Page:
But I admitted to it. We probably could have kept it up a lot longer. I could have been more careful, I could have brushed him off more often, I could have dumped him as soon as I thought our friends were suspicious and maintained my "rep". But I didn't because he is a wonderful person, I really did like him, and that is not the sort of thing you do to wonderful people you really like. And now, two years down the road, now that I truly love him, it is not something I would even consider doing. Because hiding and sneaking around is not something you do to someone you truly respect and love, someone you are truly proud of. I really do understand what your girlfriend is going through, and frankly I bet it is worse for me as the idea of a straight girl picking up a girlfriend here and there is almost welcomed as proof of her openness, where a lesbian getting a boyfriend is only proof that she wasn't really into women in the first place, or, at worst, proof that lesbians only need the right guy to come along to "fix" them.

The guy still has insecurities about my interest in women and it's something I try to reassure him about. I can't imagine how neurotic he'd be if he were in your position and after two years I was still trying to keep everyone in the dark about us.

What your girlfriend is doing is understandable, but ultimately selfish and shows that there are some serious fissures in your relationship. It is not something you do to someone you love and are happy about dating. You should not be putting up with this bullshit. You need an ultimatum--she owns up to you guys dating, or you get out. This may be hard, because you will probably initially feel even more isolated, but in order to have the confidence to make new friends and lovers you gotta have the confidence to do this. You are better than this. You deserve better than this. You do!
posted by schroedinger at 9:06 AM on June 25, 2008 [14 favorites]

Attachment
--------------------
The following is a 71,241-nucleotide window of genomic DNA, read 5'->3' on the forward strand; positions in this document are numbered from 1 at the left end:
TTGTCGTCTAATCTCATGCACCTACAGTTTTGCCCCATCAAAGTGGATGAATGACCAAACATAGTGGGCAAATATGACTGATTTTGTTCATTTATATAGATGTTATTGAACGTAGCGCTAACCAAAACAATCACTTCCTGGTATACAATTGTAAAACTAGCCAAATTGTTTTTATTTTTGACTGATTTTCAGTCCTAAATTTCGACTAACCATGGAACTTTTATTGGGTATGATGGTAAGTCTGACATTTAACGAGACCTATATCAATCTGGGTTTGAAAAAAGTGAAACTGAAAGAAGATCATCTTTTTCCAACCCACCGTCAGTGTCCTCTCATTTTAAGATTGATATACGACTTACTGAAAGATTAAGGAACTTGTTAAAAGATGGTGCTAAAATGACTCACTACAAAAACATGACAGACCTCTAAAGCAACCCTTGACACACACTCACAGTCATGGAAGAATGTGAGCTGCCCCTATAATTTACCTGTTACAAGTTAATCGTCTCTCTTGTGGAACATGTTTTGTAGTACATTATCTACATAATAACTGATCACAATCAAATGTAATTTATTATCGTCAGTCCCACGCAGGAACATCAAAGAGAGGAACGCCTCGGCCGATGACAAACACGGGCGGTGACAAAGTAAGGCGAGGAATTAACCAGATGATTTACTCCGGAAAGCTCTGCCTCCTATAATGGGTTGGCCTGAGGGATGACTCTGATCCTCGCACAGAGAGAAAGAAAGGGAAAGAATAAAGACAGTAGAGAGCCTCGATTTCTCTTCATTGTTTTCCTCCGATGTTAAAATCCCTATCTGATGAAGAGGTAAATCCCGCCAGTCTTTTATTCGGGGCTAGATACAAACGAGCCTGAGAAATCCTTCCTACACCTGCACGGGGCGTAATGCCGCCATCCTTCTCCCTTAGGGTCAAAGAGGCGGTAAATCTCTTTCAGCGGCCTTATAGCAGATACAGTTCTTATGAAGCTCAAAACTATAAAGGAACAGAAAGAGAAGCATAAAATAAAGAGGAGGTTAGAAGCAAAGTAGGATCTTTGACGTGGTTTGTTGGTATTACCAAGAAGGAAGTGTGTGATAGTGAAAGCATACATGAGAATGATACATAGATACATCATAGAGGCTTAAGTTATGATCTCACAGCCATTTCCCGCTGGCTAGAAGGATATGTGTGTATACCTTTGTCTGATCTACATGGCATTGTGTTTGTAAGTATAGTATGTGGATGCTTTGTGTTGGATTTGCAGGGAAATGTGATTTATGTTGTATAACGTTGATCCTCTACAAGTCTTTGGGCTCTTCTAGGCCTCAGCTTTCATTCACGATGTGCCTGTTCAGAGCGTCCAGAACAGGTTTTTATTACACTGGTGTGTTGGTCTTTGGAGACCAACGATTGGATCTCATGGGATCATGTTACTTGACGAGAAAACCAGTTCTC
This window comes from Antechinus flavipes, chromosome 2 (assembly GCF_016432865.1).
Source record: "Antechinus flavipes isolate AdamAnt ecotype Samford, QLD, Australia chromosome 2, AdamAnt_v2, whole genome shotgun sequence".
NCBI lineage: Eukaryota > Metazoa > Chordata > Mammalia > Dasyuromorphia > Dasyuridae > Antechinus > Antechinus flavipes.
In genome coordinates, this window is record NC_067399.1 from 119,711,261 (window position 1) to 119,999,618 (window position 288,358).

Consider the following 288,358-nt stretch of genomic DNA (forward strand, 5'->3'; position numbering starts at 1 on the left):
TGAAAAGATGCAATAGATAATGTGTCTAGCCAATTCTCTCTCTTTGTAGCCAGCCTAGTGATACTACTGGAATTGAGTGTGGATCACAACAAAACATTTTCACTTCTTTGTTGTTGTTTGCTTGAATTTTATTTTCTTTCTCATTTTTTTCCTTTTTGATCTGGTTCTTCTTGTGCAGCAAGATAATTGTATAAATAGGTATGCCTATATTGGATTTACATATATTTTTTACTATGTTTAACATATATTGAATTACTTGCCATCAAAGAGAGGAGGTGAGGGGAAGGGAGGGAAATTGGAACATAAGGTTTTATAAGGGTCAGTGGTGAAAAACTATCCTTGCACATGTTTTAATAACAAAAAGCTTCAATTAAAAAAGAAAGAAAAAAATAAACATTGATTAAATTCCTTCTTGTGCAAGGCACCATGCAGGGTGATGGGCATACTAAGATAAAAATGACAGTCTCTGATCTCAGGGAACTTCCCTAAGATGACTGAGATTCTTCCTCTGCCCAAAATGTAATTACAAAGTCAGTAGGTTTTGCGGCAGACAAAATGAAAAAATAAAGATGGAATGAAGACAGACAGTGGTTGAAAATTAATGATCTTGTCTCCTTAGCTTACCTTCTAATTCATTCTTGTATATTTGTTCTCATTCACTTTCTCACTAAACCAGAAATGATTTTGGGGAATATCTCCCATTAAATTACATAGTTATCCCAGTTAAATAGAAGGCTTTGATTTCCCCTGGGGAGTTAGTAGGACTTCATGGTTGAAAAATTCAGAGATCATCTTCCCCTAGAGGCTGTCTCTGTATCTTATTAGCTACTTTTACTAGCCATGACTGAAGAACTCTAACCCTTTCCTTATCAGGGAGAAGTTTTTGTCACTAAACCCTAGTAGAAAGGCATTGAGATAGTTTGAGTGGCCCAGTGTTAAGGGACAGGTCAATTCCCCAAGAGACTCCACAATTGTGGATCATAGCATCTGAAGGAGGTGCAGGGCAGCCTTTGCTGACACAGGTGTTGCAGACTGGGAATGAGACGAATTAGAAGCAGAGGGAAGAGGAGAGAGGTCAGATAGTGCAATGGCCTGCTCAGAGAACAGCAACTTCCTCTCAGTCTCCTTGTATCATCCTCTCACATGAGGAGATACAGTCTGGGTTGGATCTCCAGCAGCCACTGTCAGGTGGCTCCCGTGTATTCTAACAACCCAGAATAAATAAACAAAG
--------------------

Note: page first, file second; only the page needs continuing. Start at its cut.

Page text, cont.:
I think for starters you need to insist that she go public about the nature of her relationship with you, and if she won't, break up with her. That's a terrible way to treat anyone and you shouldn't tolerate it. You're a person, not a dirty little secret.

Damn straight. If she cares about you enough to be with you for 2.5 years, she should care about you enough to deal with some mildly awkward explanations about your relationship (when appropriate of course, it's obviously not a conversation to have with everyone you meet).

Resolving that might help you feel more secure/less jealous about the other aspects of your relationship.
posted by Nelsormensch at 9:07 AM on June 25, 2008


What schroedinger said. I get that she probably feels that it's confusing and awkward to come out of the closet. But she doesn't need to line up for her toaster and tattoo a rainbow flag on her forehead, she just needs to acknowledge her present long-term relationship.

As it stands, she's playing it both ways -- she has her loyal girlfriend waiting for her at home AND she gets to trip the light fantastic like she's a single girl. She should be more considerate of your feelings.
posted by desuetude at 9:22 AM on June 25, 2008 [1 favorite]


Schroedinger, great answer!! Very interesting to read and think about your story. Goes to show that you have to be true to your feelings, no matter what they are or the consequences. I hope the OP takes what you said to heart. Glad that you are happy in love!!
posted by pearlybob at 9:53 AM on June 25, 2008 [1 favorite]